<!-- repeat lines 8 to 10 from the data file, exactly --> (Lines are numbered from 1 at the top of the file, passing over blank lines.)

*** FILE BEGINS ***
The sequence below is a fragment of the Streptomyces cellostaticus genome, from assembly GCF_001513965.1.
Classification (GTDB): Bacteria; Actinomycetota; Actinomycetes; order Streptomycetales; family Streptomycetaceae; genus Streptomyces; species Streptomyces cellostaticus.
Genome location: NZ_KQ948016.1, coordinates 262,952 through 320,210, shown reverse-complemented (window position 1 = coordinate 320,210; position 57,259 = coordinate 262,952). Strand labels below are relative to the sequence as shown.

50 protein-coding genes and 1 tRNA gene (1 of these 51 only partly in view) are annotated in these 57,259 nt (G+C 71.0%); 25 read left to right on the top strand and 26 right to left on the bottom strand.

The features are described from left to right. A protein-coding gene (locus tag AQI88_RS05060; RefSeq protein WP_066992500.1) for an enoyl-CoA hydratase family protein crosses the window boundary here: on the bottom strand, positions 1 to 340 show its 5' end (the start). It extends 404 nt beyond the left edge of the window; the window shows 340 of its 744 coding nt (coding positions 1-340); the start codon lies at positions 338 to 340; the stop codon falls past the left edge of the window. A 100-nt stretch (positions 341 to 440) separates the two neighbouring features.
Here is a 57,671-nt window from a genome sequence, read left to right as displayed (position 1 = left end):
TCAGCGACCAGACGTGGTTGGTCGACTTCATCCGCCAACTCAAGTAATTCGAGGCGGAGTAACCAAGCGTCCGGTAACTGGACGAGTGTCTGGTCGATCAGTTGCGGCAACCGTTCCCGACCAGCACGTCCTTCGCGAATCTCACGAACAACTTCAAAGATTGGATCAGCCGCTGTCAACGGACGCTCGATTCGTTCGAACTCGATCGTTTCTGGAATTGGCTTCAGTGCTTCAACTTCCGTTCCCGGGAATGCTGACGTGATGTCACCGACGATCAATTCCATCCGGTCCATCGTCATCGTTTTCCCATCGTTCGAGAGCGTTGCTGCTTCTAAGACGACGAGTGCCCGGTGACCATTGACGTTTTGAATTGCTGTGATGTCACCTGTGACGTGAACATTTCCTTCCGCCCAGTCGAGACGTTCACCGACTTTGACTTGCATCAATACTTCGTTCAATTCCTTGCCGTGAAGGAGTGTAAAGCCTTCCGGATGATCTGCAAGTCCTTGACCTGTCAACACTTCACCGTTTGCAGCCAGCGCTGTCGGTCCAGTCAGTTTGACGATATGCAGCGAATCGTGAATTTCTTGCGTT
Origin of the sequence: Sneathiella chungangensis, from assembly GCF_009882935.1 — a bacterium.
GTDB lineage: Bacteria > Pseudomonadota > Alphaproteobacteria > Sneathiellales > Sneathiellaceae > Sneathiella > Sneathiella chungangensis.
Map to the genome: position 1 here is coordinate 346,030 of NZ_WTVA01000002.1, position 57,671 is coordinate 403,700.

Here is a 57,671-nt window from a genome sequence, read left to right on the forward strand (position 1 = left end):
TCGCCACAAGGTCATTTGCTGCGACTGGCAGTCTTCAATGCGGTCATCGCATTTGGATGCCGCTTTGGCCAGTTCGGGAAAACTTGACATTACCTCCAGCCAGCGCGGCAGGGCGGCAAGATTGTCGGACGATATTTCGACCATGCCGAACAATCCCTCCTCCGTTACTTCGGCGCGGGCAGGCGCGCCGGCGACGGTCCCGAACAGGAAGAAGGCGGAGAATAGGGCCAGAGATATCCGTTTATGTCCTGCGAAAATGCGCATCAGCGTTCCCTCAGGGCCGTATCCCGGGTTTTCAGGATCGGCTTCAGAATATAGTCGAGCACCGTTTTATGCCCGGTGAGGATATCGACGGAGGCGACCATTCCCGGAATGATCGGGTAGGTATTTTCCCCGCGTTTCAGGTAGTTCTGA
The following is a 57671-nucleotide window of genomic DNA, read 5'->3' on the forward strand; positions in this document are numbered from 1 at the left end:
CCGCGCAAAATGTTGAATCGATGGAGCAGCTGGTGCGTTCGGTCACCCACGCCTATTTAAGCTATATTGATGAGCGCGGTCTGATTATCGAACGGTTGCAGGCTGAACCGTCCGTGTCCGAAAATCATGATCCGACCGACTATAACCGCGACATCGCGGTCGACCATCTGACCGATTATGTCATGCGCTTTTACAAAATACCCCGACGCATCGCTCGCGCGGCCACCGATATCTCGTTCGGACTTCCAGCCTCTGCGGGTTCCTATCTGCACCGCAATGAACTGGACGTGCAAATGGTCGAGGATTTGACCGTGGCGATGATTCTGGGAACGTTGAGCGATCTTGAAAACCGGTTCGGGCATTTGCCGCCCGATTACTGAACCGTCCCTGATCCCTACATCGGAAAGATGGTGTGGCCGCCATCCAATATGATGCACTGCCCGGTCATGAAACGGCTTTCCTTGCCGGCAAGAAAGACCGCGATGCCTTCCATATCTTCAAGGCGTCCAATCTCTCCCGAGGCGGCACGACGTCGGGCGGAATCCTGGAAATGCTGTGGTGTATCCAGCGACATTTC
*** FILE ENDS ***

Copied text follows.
Origin of the sequence: Sneathiella chungangensis, from assembly GCF_009882935.1 — a bacterium.
GTDB lineage: Bacteria > Pseudomonadota > Alphaproteobacteria > Sneathiellales > Sneathiellaceae > Sneathiella > Sneathiella chungangensis.
Map to the genome: position 1 here is coordinate 346,030 of NZ_WTVA01000002.1, position 57,671 is coordinate 403,700.